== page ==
Selective GR-II Receptor Antagonists. In 2003, we initiated a discovery research program to identify and patent selective GR-II antagonists with the intent of developing a pipeline of products for proprietary use. Three distinct series of GR-II antagonists were identified. These compounds, like mifepristone, potently block the cortisol receptor (GR-II) but, unlike mifepristone, they do not appear to block the PR (progesterone), ER (estrogen), AR (androgen) or GR-I (mineralocorticoid) receptors. Both the United States Patent & Trademark Office (USPTO) and the European Patent Office (EPO) have issued composition of matter patents to us on each of the three series. Two additional composition of matter patent applications are pending.

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Several of our new compounds have demonstrated positive results in animal models for the prevention and reversal of anti-psychotic-induced weight gain. One of them, CORT 108297, is in exploratory phase 2a clinical trials and we plan to explore its potential use in other indications. We have identified other selective GR-II antagonists from our proprietary series that we believe may have utility as therapeutic agents in a variety of diseases. Our intent is to continue our discovery research program with the goal of identifying new selective GR-II antagonists and to manufacture and conduct pre-clinical development on one or more of these compounds and to submit Investigational New Drug (IND) applications with respect to the most promising of them, as we deem appropriate.

At the American Diabetes Association conference in June 2009, there was also a presentation of preclinical data from another study of CORT 108297 conducted at Stanford University. This study demonstrated that CORT 108297 suppresses body weight gain and improves insulin sensitivity in healthy mice fed a 60 percent fat diet and high sucrose liquid. The results of these preclinical data were published in April 2011 in the journal Nutrition and Metabolism.

In addition, we are continuing research and pre-clinical efforts to identify additional selective GR-II antagonists for clinical study.


Our activities to date have included:

• product development, including drug formulation and manufacturing, as well as designing, funding and overseeing clinical trials and conducting non-human clinical investigatory activities, such as toxicological testing;

• commercialization of Korlym, including hiring and training medical science liaisons and sales representatives, retention and management of third-party distribution partners, establishment of third-party coverage and reimbursement and patient assistance programs and marketing activities;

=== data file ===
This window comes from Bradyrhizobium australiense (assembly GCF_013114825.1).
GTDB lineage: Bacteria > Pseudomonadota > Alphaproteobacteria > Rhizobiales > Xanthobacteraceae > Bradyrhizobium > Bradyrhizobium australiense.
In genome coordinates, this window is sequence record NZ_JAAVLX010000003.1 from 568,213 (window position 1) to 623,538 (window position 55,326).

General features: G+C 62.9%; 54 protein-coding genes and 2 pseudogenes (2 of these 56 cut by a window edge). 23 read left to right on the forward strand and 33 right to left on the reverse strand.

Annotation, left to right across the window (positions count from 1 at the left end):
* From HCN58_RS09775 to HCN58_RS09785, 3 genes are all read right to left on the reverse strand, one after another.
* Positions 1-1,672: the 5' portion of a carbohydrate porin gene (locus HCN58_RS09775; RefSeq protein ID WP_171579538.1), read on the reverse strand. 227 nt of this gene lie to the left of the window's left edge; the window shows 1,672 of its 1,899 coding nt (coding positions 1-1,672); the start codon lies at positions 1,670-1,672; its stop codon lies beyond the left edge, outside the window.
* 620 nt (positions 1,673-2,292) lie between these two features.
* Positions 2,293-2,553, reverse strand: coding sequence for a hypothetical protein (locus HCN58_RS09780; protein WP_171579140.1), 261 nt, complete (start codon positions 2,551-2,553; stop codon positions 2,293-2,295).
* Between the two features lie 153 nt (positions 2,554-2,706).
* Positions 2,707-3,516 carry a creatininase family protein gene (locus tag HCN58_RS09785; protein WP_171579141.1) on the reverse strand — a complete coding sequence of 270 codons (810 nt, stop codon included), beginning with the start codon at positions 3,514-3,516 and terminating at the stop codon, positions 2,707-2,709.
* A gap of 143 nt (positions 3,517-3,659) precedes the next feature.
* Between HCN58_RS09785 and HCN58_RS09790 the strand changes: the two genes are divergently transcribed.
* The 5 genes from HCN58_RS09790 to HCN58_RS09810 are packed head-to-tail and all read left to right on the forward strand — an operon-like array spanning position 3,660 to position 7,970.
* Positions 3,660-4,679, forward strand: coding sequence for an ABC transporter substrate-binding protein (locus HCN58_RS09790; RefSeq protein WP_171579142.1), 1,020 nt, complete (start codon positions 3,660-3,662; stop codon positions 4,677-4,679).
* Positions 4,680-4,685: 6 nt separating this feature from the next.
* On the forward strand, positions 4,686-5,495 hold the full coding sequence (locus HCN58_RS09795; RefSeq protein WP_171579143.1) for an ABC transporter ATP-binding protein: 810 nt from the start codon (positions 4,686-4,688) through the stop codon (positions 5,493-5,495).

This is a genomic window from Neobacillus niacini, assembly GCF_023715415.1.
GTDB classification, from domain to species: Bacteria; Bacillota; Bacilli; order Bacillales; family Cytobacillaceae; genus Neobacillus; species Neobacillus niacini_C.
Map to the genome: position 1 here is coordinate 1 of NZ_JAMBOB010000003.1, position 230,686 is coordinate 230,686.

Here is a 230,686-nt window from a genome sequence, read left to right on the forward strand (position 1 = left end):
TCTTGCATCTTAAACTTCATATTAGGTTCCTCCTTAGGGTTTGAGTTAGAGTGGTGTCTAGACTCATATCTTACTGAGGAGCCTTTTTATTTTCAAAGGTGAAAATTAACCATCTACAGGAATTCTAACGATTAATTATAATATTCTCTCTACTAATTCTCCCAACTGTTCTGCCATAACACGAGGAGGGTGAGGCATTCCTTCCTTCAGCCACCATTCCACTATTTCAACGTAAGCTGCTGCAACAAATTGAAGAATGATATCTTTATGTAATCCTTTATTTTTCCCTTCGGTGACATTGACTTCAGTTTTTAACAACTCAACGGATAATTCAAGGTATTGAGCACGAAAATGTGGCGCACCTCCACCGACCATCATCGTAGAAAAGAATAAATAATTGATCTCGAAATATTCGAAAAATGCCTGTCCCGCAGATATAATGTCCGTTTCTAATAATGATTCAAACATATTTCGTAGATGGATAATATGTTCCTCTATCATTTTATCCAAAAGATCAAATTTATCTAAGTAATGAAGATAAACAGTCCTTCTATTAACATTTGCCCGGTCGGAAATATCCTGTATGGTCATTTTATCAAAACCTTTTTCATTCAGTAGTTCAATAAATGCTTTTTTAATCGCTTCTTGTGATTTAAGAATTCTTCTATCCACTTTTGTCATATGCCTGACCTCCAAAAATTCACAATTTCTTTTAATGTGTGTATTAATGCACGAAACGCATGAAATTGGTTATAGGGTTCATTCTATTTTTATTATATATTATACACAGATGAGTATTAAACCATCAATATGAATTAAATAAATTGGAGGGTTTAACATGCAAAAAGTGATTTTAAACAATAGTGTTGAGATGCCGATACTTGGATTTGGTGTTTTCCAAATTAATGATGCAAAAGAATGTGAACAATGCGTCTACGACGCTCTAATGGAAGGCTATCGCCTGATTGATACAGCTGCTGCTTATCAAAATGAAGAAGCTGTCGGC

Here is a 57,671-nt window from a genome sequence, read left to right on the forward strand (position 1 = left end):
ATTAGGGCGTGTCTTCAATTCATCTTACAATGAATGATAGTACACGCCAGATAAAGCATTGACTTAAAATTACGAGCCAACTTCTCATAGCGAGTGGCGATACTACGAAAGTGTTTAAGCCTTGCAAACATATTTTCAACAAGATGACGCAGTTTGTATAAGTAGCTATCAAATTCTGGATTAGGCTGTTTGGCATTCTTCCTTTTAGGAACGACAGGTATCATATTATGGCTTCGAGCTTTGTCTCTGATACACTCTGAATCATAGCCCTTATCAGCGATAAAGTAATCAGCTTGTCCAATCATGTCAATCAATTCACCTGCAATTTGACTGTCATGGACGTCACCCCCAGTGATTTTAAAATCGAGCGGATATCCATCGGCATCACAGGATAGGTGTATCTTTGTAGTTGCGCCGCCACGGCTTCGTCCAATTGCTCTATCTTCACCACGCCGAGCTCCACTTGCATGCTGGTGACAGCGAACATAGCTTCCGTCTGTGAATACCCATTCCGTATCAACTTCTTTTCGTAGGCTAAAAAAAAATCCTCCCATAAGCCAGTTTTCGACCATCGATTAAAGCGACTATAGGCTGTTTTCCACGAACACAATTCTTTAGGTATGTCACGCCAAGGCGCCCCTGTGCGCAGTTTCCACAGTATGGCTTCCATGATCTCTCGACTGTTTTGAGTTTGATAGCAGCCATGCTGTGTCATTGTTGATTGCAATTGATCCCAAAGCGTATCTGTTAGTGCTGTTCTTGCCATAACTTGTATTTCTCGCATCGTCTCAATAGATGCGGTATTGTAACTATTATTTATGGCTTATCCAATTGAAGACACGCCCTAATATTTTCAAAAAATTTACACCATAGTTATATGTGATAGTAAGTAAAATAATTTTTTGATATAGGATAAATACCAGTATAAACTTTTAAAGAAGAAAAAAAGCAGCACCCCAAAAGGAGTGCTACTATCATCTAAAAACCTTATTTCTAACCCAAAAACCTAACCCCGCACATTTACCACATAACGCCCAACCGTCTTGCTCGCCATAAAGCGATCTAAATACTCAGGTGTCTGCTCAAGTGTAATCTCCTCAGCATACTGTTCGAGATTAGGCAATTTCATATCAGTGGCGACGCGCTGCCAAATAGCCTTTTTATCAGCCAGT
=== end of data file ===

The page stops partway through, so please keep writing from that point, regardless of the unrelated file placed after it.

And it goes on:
• discovery research;

• intellectual property prosecution and expansion; and

• regulatory affairs.

Historically, we have financed our operations and internal growth primarily through private placements of our preferred and common stock, the public sale of common stock and our capped royalty financing transaction, rather than through collaborative or partnership agreements.

As of March 31, 2013, we had an accumulated deficit of $258.7 million. Our historical operating losses have resulted principally from our research and development activities, including clinical trial activities for mifepristone, discovery research, non-clinical activities such as toxicology and carcinogenicity studies, manufacturing process development and regulatory activities, as well as selling, general and administrative expenses, including the commercial launch of Korlym. We may continue to incur net losses over at least the next few years as we continue our mifepristone and selective GR-II antagonist discovery and clinical development programs, apply for regulatory approvals, acquire and / or develop treatments in other therapeutic areas, establish sales and marketing capabilities and expand our operations.

Our business is subject to significant risks, including the risks inherent in our research and development efforts, the results of our mifepristone and other clinical trials, uncertainties associated with securing financing, uncertainties associated with obtaining and enforcing patents, our investment in manufacturing set-up, the management of our supply chain, the lengthy and expensive regulatory approval process and competition from other products. Our ability to successfully generate revenues in the foreseeable future is dependent upon our ability, alone or with others, to finance our operations and develop, obtain regulatory approval for, manufacture and market our products.

Results of Operations